Earlier this year, Ireland implemented the interest limitation rule (ILR) with effect from 1 January 2022. The ILR stems from Council Directive (EU) 2016/1164 (ATAD) and aims to limit the deductibility of interest payments and to battle tax avoidance through excessive interest payments. The Finance Act 2021 is the domestic legislative basis for the ILR. Ultimately the effect of the ILR is that it will deny a tax deduction for the net interest expense (i.e. the gross interest expense less the interest and/or interest equivalent income) that exceeds 30% of EBITDA (earnings before interest, taxes, depreciation and amortization).
the general effect of the ILR including the de minimis threshold of €3m per year, which applies to the group as a whole, and the consequences of exceeding this threshold
the number of potential exclusions and exemptions (in addition to the de minimis threshold) from the ILR which have been included in Irish legislation. We have looked in detail into the issues of legacy debt (i.e. debt the terms of which were agreed before 17 June 2016, and contracts entered into for the sole purpose of reducing interest rate risk on that debt) and standalone entities (an entity without a foreign branch, which is not included in a financial statements group consolidation and has no associated enterprises)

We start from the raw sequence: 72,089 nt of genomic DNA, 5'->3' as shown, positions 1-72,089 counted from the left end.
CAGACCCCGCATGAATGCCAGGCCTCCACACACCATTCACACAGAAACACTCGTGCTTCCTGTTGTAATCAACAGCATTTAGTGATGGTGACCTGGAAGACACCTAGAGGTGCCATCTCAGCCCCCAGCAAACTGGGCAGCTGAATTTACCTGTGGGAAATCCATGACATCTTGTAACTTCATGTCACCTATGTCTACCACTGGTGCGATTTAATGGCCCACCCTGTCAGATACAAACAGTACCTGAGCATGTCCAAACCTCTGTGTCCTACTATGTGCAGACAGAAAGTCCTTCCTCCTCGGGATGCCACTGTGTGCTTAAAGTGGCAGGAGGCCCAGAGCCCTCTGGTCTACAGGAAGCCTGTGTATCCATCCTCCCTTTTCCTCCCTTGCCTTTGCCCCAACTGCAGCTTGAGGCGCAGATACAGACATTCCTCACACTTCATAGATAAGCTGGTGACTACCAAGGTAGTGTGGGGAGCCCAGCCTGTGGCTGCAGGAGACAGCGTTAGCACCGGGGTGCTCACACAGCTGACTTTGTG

the concept and constraints of an interest equivalent income
the consequences of a deduction being disallowed are that the disallowed excess interest costs can be carried forward for potential deduction in future years. Alternatively, in the case of a company which has exceeding borrowing costs below the 30% EBITDA threshold, the unused amount can be carried forward as ‘limitation spare capacity'
the possibility of companies electing to join an interest group, where spare capacity can be pooled between members
the group reliefs that are available, as well as the concept of a single company worldwide group, and the application of the group ratio and the equity ratio
For more information on this topic, please contact James Somerville (Partner) or any member of A&L Goodbody’s Tax team. This insight was prepared with assistance by Darragh Noone (Senior Associate).